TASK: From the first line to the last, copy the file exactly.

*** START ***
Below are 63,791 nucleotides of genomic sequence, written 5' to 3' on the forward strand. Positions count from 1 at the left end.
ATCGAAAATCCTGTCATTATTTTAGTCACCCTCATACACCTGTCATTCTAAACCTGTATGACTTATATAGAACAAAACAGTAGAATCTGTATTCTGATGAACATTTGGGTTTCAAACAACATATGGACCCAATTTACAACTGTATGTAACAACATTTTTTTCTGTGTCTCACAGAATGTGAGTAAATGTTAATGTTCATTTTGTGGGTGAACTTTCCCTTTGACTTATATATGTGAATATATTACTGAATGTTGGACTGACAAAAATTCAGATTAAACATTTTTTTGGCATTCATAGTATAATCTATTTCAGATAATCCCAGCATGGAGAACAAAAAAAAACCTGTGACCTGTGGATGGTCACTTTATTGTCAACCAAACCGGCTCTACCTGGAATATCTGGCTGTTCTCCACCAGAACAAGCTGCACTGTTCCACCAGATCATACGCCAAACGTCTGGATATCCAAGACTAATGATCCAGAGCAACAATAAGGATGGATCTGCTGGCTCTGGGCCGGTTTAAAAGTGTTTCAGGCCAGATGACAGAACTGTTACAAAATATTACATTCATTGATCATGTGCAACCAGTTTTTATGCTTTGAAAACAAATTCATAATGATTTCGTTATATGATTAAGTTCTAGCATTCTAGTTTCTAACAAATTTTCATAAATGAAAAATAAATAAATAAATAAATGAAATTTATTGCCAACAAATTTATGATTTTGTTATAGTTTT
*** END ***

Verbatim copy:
Below are 63,791 nucleotides of genomic sequence, written 5' to 3' on the forward strand. Positions count from 1 at the left end.
ATCGAAAATCCTGTCATTATTTTAGTCACCCTCATACACCTGTCATTCTAAACCTGTATGACTTATATAGAACAAAACAGTAGAATCTGTATTCTGATGAACATTTGGGTTTCAAACAACATATGGACCCAATTTACAACTGTATGTAACAACATTTTTTTCTGTGTCTCACAGAATGTGAGTAAATGTTAATGTTCATTTTGTGGGTGAACTTTCCCTTTGACTTATATATGTGAATATATTACTGAATGTTGGACTGACAAAAATTCAGATTAAACATTTTTTTGGCATTCATAGTATAATCTATTTCAGATAATCCCAGCATGGAGAACAAAAAAAAACCTGTGACCTGTGGATGGTCACTTTATTGTCAACCAAACCGGCTCTACCTGGAATATCTGGCTGTTCTCCACCAGAACAAGCTGCACTGTTCCACCAGATCATACGCCAAACGTCTGGATATCCAAGACTAATGATCCAGAGCAACAATAAGGATGGATCTGCTGGCTCTGGGCCGGTTTAAAAGTGTTTCAGGCCAGATGACAGAACTGTTACAAAATATTACATTCATTGATCATGTGCAACCAGTTTTTATGCTTTGAAAACAAATTCATAATGATTTCGTTATATGATTAAGTTCTAGCATTCTAGTTTCTAACAAATTTTCATAAATGAAAAATAAATAAATAAATAAATGAAATTTATTGCCAACAAATTTATGATTTTGTTATAGTTTT